Grouped by question type – two new LSAT books

Grouped by question type – two new LSAT books


Traciela Publishing has produced two new additions to the LSAT prep books market.  Traciela publishes both an LSAT Logic Games book and an LSAT Logical Reasoning book that:

– contain LSAT practice test questions from tests 1 – 20

– group those questions by category

According to the publisher:

“Our books are unique in that they are the only LSAT books available that consist solely of real LSAT problems sorted by type.  These workbooks are meant for students who are already familiar with the concepts on the LSAT and just need more problems to practice with.  Previously this type of book was only available to students enrolled in test prep courses, and our goal was to level the playing field and provide quality study materials for those self-studying as well.  We’ve received great reviews so far, and would love to continue to get the word out about these new resources for those studying for the LSAT.  Below are links to more information about our two books.”


I will do a review of these books in a subsequent post. Until then, feel free to post  your thoughts in the comments section.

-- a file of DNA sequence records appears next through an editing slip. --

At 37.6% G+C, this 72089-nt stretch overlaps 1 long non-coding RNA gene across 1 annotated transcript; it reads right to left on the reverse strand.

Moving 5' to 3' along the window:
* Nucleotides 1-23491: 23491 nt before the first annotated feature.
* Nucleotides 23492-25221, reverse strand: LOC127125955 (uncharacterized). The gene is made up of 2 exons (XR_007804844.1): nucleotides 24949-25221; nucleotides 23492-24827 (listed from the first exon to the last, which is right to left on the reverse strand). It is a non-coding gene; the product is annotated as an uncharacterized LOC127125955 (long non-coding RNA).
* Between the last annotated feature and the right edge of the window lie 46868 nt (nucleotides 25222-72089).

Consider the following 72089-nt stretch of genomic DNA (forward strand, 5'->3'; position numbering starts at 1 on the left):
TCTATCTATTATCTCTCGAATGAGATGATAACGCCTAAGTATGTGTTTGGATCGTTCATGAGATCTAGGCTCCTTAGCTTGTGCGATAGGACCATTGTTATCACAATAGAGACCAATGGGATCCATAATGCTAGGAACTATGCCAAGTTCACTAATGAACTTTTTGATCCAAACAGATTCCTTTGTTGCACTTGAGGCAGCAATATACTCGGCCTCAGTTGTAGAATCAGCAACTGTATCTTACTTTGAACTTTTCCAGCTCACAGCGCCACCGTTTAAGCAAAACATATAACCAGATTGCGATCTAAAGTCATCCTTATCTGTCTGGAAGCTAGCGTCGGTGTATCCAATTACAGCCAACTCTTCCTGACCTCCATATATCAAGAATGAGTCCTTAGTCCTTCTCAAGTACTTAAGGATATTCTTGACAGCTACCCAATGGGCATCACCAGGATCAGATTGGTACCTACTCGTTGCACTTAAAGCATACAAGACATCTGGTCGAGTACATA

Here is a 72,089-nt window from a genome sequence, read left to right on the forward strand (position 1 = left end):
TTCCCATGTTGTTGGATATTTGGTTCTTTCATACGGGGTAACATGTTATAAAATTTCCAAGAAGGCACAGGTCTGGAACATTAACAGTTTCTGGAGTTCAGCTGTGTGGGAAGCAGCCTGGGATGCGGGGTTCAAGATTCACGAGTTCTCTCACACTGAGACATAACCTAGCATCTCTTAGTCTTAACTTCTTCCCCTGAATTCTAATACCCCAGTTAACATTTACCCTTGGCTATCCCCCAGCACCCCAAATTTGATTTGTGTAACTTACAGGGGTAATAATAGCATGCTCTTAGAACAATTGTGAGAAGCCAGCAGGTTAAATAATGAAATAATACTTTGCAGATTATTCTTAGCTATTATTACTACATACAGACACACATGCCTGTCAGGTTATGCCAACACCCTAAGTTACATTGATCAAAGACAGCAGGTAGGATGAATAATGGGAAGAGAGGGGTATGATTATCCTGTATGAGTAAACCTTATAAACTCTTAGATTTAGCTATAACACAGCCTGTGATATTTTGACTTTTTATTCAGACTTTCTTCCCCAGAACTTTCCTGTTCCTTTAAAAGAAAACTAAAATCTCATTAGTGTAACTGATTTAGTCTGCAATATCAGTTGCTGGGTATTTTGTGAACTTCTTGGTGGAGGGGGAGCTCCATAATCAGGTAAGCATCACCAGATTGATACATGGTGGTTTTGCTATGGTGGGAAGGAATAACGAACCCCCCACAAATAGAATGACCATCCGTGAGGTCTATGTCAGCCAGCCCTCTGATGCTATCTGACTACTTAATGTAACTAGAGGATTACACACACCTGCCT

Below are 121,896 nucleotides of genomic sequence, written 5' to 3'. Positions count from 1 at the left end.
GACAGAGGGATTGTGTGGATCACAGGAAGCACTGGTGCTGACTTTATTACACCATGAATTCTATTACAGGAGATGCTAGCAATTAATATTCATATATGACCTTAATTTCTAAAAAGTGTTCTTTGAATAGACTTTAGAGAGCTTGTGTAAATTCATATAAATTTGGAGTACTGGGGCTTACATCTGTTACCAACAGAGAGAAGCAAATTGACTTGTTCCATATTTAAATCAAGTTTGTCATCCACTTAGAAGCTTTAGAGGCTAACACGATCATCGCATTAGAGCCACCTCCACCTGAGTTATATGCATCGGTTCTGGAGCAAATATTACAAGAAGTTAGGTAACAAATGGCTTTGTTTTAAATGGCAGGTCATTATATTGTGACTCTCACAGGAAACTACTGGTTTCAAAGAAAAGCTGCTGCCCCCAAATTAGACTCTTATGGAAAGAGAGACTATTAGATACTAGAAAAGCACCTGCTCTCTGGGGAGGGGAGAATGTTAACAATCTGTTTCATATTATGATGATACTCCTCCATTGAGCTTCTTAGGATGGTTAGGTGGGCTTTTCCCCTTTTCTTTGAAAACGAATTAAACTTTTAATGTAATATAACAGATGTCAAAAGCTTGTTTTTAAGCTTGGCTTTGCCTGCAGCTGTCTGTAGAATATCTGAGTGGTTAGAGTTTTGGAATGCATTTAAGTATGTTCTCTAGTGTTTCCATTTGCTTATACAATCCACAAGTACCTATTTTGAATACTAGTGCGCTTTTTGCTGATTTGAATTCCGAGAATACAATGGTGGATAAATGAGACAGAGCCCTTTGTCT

2 thoughts on “Grouped by question type – two new LSAT books

  1. John Richardson

    Traciela Publishing has produced two new additions to the LSAT prep books market.

    Traciela publishes both an LSAT Logic Games book and an LSAT Logical Reasoning book that:

    – contain LSAT practice test questions from tests 1 – 20

    – group those questions by category

    Traciela has also introduced a Reading Comprehension book that groups questions by category.

    I have seen both the Logic Games and the Logical Reasoning Books. It is important to note that these books have two possible advantages:

    Possible Advantages:

    – The books take the questions from these tests and group them by category. This is a way of getting repetition on a specific question type. For example, if you are weak on parallel reasoning questions you can try a number of them in sequence.

    – The books contain older test questions which are more difficult to find

    You should know that the books (at least the Logic Games and Logical Reasoning) do not contain any commentary or analysis. They contain only the questions.

    The books are probably worth having for the simple reason that they contain past LSAT test questions that are difficult to find.

    When it comes to the categorization of LSAT questions:

    It helps some people and it does not help others. Check out the following blog post on this point:
    https://lsatbooks.wordpress.com/2010/04/14/logical-reasoning-the-dangers-of-over-categorization/

    In any case, these books are a nice contribution to the world of LSAT prep.

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